"60 Minutes" went 3-0 on sports stories in the first three episodes of its 38th season. For the best investigative news show of all time, the athletic coverage oftentimes seems excessive. This season "60 Minutes" has done stories on Derek Jeter, Patriots quarterback Tom Brady, Miami Dolphins running back Ricky Williams, and tennis star James Blake. Perhaps the steady, rhythmic ticking of the signature "60 Minutes" clock ought to be replaced with a coach's piercing whistle?
Granted: Sunday is an enormous sports day. At CBS, Sunday sports starts in the afternoon, after excellent local and national political programming, and stretches into the early evening, stopping at the doorstep of "60 Minutes." Sean McManus, who heads both the Sports and News divisions, naturally wants to keep the attention of those eyeballs on CBS. However, after patiently waiting anywhere from 15 to 30 minutes to be enlightened and informed about the fast-changing events in our complicated world, "60 Minutes" can come across like an extension of the previous sports programming.
How does one keep the sports demographic without compromising the organic integrity of "60 Minutes"? It would be both naïve and foolish to suggest here that CBS ought to avert its trademark "Eye" from the synergistic possibilities between the Sports and News divisions. I am not against athletes per se appearing on "60 Minutes," nor am I against the idea of promoting a strong sports story during The Game. A solid sports piece, when done right, can be entertaining as well as informative, lightening the overall mood of the program after, say, a grave segment on the global war on terror or the latest corporate corruption outrage.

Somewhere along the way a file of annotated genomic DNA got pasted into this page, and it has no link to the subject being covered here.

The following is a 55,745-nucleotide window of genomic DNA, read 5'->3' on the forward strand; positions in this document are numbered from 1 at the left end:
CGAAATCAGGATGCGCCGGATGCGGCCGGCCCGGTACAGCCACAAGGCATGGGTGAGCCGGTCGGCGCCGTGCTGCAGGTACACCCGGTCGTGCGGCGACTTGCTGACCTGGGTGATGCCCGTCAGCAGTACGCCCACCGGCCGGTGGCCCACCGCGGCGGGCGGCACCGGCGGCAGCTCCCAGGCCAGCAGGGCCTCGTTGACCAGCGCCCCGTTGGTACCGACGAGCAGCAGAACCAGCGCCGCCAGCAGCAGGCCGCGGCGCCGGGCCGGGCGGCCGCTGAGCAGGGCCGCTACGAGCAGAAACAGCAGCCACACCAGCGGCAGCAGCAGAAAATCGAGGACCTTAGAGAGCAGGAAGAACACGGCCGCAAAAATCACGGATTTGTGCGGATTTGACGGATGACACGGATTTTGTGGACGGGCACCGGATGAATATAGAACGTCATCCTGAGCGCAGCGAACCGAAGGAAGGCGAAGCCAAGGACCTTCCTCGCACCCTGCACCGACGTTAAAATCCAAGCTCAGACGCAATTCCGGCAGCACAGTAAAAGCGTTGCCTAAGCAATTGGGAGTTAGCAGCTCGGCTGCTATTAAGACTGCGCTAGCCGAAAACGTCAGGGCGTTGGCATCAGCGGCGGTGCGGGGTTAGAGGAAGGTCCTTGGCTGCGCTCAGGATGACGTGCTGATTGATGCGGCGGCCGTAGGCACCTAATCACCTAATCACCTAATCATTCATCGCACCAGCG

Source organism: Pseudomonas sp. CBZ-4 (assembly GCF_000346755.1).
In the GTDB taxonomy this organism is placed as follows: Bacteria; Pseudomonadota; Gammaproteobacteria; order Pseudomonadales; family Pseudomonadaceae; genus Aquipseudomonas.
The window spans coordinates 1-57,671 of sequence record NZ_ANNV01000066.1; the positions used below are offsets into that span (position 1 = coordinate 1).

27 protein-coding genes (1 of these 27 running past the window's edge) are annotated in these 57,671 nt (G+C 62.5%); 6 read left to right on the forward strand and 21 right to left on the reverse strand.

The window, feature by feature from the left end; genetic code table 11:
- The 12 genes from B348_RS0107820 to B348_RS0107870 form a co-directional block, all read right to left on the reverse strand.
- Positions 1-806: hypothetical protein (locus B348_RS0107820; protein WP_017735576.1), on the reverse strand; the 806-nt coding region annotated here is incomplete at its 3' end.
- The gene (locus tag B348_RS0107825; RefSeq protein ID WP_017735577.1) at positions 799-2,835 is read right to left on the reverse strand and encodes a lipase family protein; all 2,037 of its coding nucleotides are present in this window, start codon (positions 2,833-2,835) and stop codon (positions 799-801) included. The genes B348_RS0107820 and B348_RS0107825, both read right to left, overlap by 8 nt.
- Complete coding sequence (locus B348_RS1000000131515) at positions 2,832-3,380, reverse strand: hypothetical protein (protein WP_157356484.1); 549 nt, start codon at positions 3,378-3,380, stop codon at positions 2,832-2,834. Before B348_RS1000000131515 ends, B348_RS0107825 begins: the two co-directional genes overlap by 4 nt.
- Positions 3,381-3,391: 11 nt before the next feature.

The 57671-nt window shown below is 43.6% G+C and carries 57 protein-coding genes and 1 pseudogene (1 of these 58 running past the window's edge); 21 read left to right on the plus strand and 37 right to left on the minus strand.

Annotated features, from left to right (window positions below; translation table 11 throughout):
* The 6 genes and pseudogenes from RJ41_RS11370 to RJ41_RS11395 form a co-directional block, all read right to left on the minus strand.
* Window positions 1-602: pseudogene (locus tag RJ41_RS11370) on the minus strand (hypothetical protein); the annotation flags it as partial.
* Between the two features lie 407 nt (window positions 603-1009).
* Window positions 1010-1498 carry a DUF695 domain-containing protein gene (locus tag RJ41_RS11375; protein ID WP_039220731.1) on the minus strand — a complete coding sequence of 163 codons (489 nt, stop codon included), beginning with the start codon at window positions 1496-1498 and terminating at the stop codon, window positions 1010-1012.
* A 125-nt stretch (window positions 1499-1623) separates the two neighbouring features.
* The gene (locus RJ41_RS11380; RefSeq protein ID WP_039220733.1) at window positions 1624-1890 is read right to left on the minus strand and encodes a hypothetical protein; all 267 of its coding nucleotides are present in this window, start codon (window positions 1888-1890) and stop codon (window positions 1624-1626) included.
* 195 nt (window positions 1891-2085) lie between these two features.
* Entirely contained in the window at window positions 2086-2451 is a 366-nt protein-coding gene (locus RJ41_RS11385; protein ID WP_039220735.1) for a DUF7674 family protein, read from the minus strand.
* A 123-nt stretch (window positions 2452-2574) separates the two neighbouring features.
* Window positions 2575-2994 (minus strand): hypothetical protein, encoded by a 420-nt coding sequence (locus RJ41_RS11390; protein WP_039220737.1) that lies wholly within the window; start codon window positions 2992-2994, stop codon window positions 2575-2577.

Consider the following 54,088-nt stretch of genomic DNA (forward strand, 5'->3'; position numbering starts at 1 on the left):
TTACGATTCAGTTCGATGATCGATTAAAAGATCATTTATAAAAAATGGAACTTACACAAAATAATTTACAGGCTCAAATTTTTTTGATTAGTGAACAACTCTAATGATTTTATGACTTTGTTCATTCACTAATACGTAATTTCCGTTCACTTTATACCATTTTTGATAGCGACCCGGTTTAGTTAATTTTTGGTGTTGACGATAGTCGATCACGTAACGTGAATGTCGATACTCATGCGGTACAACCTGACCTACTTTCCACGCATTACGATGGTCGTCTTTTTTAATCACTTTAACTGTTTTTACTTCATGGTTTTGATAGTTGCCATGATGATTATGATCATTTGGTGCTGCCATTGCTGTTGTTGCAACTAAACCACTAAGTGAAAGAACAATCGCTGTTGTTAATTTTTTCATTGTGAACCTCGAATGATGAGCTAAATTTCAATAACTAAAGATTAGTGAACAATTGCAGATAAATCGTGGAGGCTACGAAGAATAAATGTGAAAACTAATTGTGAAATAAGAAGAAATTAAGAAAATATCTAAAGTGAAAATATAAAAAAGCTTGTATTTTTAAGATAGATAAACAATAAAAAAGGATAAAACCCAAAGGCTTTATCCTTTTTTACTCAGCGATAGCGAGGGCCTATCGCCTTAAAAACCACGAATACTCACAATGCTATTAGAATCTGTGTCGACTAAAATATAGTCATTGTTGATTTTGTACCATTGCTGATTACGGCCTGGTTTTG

The Canseco steroid story was one such solid story. The February 16, 2005 sports and steroids piece in which an unrepentant Jose Canseco admitted to Mike Wallace to being a "living steroid experiment" was a particularly effective story. The piece, entitled "Steroid User Canseco Names Names," highlighted the prevalence of drugs in America's favorite pastime. By way of contrast, the October 21 story on Bill "Romo" Romanowski covered little new ground on the athletes and steroids story. Only the playing field – this time football instead of the baseball diamond – changed. That story was not worthy of "60 Minutes."
Lesley Stahl's October 21, 2005 NASCAR story on corporate branding was excellent. Approaching the segment from a business angle made it appealing to even a Ugandan-born, non-driving New Yorker like myself. But Ed Bradley's October 23, 2005 interview with Michael Jordan on the subject of his competitiveness –- surprise: Jordan likes to win -- wasn't what anyone would call "A-game" material. Promoting "Driven From Within," a book, incidentally, festooned with photographs and sketches of his Air Jordan sneakers and brand logos, the former basketball star faced minimum scrutiny from "60 Minutes'" best reporter. This is, after all, the same Ed Bradley who investigated the deadly "November 17" Greek terrorist group. While Michael Jordan isn't a Greek terrorist, he also doesn't deserve a free commercial on the network for his lazy tome.
The ratings for the Michael Jordan interview, ironically, were impressive. Medialife reported in October, "Michael Jordan's rare interview on CBS's "60 Minutes" last night propelled the show to a 4.4 Nielsen overnight rating among viewers 18-49, its best showing of the season." Many of these viewers were probably new, drawn in from the promotions run during The Game. If that is indeed the case, then synergy between Sunday sports and news is achievable. I don't begrudge CBS going after that synergy, I only hope that it will be done with respect for "60 Minutes."
I have been a fan of "60 Minutes" for most of its 38 seasons, so this is personal. My parents turned me on to the show when I was a child. The show is – and always has been -- the paragon of what investigative journalism can do in a democracy. "60 Minutes" shines the spotlight on the criminals stealing 'neath the yonder rocks; "60 Minutes" commemorates the passing of the legends; "60 Minutes" puts microphones in front of despots and lets them incriminate themselves before the entire world. When "60 Minutes" lowers its impossibly high bar of reckoning, we all lose.